Wednesday, March 10, 2010


I committed a cardinal sin. I went to the grocery store hungry. I had forgotten to take dinner out of the freezer that morning, and so thought perhaps I'd buy some fresh fish.
Walking by the meat dept., I saw a couple of packages of ribs. Hhmmm....and they were from Niman Ranch, the national brand that attempts to produce their meats on small, family farms in an humane way with no antibiotics.
The "no antibiotics" thing has become important to our family. The hubby is an ER doc, who over the last decades has seen an alarming and dramatic rise in the number of germs and nasties that do not respond to an ever-increasing array of antibiotics. There is no need to add antibiotics to animal feed, unless they are being raised in an overcrowded, inhumane and rather unsafe environment.
Go see FOOD, INC, or FRESH, both movies that will make you head straight to your farmers market for pasture-raised, grass-fed meats. (Joel Salatin, the farmer/guru from the Shenandoah that Michael Pollan wrote about in THE OMNIVORE'S DILEMMA and featured in both films was in Raleigh this week for a Film Feastival at Meredith College, co-presented by Slow Food Triangle. He's entertaining while he making his point.)

photo by Mollie Nicholie, Maple Creek Farm

Niman Ranch infiltrated into our huge hog-producing state back in the early '00s, partnering with about 30 small NC farmers in eastern NC. Rather than hog-factory style with huge waste ponds, these farmers raised hogs the way their ancestors did - free-roaming (within electric fences), which allowed them to snooze mud-caked in the sun or under the canopy of trees and shrubs. Niman claims to have "happy pigs." Then in 2006, when fuel prices were high, getting the hogs to the processing plants in Iowa proved to be too expensive, so contracts ended in NC. I read that some of those farmers tried to find restaurants to sell to, like The Pit in Raleigh.
You can find pork from free-ranging pigs at Cane Creek in Chatham County, or at various farms near Asheville, like Maple Creek Farm, and a few even in Wake County. You will be amazed at the difference in taste, and how much less fat there is.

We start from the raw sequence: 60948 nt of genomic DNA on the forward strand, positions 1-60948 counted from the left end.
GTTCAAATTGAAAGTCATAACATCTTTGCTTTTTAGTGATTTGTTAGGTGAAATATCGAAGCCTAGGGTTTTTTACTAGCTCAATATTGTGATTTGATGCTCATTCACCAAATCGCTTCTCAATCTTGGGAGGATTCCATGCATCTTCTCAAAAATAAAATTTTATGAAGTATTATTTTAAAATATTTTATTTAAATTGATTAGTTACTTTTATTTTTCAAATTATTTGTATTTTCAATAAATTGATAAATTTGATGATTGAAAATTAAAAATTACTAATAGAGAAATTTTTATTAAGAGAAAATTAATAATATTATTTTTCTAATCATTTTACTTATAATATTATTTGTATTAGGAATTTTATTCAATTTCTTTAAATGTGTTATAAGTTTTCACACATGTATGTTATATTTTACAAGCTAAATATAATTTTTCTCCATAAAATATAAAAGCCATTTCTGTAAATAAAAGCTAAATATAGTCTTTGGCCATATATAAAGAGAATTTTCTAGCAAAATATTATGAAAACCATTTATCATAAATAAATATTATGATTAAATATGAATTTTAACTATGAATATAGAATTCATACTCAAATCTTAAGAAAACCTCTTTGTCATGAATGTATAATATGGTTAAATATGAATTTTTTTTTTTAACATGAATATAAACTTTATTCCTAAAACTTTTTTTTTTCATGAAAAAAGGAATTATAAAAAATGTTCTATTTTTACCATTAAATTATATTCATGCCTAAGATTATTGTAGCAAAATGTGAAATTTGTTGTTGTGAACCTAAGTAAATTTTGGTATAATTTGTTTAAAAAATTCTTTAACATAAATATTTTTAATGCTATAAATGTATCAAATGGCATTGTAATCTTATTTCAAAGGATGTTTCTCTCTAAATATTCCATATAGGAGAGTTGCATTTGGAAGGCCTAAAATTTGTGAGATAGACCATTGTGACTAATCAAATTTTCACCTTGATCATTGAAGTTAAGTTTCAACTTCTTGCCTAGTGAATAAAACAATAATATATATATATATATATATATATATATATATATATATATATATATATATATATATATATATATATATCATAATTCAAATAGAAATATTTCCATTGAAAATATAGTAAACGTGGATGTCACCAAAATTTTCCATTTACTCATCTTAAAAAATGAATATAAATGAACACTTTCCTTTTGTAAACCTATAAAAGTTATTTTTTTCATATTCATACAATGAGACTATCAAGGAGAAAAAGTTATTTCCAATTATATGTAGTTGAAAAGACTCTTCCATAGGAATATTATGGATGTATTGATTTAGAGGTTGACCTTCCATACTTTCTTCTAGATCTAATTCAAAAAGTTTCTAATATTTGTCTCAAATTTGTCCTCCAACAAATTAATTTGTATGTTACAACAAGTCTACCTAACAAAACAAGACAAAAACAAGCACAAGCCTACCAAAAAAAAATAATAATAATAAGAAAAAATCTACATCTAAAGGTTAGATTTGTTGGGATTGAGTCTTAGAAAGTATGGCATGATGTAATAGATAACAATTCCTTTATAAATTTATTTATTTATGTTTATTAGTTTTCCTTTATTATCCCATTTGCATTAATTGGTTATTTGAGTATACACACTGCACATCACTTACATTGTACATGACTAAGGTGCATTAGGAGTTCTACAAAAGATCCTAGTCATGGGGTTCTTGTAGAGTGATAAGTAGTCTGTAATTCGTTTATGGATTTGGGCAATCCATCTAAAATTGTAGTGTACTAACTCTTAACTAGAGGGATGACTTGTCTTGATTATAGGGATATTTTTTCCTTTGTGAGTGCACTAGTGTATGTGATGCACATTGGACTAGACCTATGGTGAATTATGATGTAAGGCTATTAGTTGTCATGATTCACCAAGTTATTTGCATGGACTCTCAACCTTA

Like tender ribs? Here's the first thing you need to do: Slide a knife or your finger under the thin membrane under the rack of ribs. Grab it with a paper or cloth towel and pull it up and away from the ribs. Now, these "naked" ribs will absorb more rub or sauce, and you will not have to bite through that tough membrane.

I've adapted a couple of recipes together to come up with a great tasting rub for pork. If I want them real hot and spicy, I add the chili and cayenne. Sometimes I prefer the ribs without the heat, and they're still delicious. I also like to grind the spices all together in my old coffee grinder.
This rub is enough for 3 racks (about 7 lbs)
1 teaspoon ground caraway seeds (buy it that way or grind it yourself)
2 tablespoons smoked Spanish paprika
1 tablespoon ground cumin
1 teaspoon garlic powder
1 tablespoon kosher salt
2 teaspoons freshly ground pepper
OPTION: To make the rub a bit "hotter"
1/2 teaspoon chili powder
1/2 teaspoon ground cayenne red pepper
NOTE: Reserve 2 tablespoons of the mixture for the glaze.

Preheat the oven to 300 degrees.
Using the best tools in your kitchen - your clean hands - rub the spice mixture onto both sides of the ribs.
Place the ribs in a large roasting pan, and cover with foil. Cook for about 1 1/2 hours. Rotate the ribs, cover tightly again, and cook for about 20 to 30 minutes longer, or until very tender.

For the GLAZE:
Reserved 2 tablespoons of the above spice rub
1/2 cup apricot or guave preserves
1 tablespoon Dijon mustard

Place all in a small glass bowl and microwave on high for about 20 seconds, or until preserves melt enough to mix all together.
When ribs are tender, remove from oven. Turn oven to broil. Quickly spoon or brush glaze over the meaty side of the ribs. Broil the ribs for about 10 minutes or until browned. If there is any remaining glaze, you may also do the other side of the ribs.
Slice between the bones and serve immediately.

Enjoy the ribs with a zinfandel, syrah, or Cotes du Rhone . . . a hearty red.

1 comment:

Jen R said...

Great rib recipe! Can't wait to try it :-)

Duncan's always looking for good ribs.